The wettest dough I've proofed in it was the Pane di Genzano from Leader's "Local Breads." That was proofed with a lot of coarse wheat bran rubbed into the linen. It released nicely.


BTW, I second Pat's advice to get the lame/razor blade holder TMB sells as well. I've had mine for a couple months now, and I'm convinced it's the best scoring tool I've used, especially for baguettes and bâtards.


David

SallyBR's picture
SallyBR

Well, David...


 


I KNEW that  SOMEONE here would twist my arm, and you did a great job....   (sigh)


 


I think I'll place an order for the big banneton....   oh, my...   there's no end to it, is there?   I arrived firmly convinced to buy nothing, and leave with a banneton (large) and a razor blade holder.....   


 


 

dmsnyder's picture
dmsnyder

Have you looked at TMB's mixers?


David (ducking and running for cover)

SallyBR's picture
SallyBR

You can run, but you won't be able to hide forever...... careful, or I might launch a pizza peel in your direction!!!!     :-)

proth5's picture
proth5

the mixers.  They are not so much of  a "why didn't I do this sooner" but after lengthy internal debate about this or that mixer  and some serious thought about kitchen layout, when I get home "for good" one of those bad boys is headed for my house...


C'mon- get with the program!

SallyBR's picture
SallyBR

In the name of helping our economy, I did the almost ultimate financial sacrifice, and bought the banettons (yes, plural)  from TMB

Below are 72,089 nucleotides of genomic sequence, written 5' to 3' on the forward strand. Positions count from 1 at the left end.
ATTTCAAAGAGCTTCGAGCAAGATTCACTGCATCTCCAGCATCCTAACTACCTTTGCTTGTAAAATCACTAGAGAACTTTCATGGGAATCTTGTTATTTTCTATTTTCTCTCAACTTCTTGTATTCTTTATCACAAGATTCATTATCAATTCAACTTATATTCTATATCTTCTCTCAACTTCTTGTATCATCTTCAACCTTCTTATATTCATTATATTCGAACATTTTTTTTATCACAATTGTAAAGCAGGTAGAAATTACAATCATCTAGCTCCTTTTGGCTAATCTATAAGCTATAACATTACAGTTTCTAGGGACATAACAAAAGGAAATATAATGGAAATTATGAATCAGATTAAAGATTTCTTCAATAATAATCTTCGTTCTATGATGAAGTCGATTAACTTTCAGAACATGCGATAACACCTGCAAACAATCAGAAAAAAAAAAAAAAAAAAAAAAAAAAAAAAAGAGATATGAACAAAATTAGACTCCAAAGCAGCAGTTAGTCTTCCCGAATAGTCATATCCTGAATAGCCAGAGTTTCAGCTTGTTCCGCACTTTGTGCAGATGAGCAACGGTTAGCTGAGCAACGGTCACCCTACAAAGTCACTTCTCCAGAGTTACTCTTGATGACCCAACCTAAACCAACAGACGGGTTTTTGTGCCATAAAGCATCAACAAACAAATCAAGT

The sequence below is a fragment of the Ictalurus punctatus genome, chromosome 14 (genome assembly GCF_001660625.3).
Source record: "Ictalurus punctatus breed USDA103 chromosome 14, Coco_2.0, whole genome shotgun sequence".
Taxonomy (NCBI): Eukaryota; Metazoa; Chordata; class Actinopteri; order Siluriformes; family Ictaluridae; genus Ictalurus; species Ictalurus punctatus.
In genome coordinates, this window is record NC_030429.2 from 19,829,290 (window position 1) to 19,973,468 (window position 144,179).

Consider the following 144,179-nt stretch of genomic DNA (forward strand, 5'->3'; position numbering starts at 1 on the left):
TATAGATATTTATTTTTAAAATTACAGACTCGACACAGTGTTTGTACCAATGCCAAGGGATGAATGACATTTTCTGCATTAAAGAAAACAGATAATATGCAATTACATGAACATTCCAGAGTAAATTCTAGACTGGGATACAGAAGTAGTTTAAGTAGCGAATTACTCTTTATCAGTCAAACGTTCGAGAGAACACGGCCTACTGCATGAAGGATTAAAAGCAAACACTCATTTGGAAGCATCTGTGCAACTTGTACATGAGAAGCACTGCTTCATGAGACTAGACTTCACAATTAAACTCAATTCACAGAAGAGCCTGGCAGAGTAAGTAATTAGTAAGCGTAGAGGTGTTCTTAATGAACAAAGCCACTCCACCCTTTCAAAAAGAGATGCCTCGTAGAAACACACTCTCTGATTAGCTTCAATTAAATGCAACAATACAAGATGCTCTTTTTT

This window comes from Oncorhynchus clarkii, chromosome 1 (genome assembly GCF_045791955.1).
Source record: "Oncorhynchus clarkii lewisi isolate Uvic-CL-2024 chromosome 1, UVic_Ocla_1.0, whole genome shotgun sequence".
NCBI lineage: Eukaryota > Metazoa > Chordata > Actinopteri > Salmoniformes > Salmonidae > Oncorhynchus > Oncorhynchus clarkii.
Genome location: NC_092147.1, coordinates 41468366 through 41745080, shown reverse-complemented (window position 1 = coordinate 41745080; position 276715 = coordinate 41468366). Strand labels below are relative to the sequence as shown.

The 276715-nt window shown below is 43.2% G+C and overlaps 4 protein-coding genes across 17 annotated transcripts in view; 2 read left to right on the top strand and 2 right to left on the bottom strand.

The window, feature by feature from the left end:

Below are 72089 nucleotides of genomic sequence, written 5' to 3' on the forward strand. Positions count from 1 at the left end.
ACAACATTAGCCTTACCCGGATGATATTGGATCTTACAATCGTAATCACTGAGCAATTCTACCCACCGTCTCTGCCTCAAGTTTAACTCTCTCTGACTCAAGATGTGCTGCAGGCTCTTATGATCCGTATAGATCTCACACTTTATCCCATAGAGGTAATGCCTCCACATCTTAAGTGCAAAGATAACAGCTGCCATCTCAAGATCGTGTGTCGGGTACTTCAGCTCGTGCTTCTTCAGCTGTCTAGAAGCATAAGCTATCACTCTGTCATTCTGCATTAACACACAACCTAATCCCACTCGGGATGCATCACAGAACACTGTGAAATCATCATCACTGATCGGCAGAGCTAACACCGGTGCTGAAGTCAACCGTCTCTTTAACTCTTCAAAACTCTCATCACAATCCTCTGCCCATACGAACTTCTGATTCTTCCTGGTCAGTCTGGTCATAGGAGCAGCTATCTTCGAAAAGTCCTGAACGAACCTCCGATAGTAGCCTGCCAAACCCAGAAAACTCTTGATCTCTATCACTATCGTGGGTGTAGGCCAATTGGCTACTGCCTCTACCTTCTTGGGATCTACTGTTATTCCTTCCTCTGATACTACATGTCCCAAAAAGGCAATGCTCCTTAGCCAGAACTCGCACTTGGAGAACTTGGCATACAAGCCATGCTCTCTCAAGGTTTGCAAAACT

now I am counting the days to get them....... happy, happy, happy

wally's picture
wally

I've got to second everyone else, nice looking crumb!  I'm not sure the type of linen you use (I used to use a Home Depot painter's drop cloth before getting a linen couche) is so important as that you thoroughly pretreat it by rubbing in a combination of rice and AP flour.  Once it's 'seasoned' you'll find that things don't stick, and you need to rub less and less flour in for successive uses.


But bottom line, great recovery!


Larry

SallyBR's picture
SallyBR

Let's just say that the linen I used used to be a piece of clothing.


 


ENough said.... I say NO MORE.


 


:-)

dmsnyder's picture
dmsnyder


Let's just say that the linen I used used to be a piece of clothing.



Obviously, it was something meant to cling.


David

SallyBR's picture
SallyBR

Obviously...   Smart guy you are indeed.  NO wonder you bake such amazing bread!

wally's picture
wally

I rescind my 'helpful' suggestion ;)

SallyBR's picture
SallyBR

You ARE very helpful!  :-)

yozzause's picture
yozzause

Hi SALLY, Great looking bread by the way, and remember David started this!  Clothing Couches, Im thinking of a Garment, twin compartments hanging like hammocks supporting dough pieces during proof.


With the dough sticking problem, Aussies do seem to have have a certain way of describing a lot of things, remember crocodile dundee's "Thats not a knife " another that comes to mind is "Sticks like shit to a blanket" but i wont ask you to either visualise that or confess to knowing that's exactly what i mean.


Rgards Yozza 

SallyBR's picture
SallyBR

Priceless!!!!!   :-)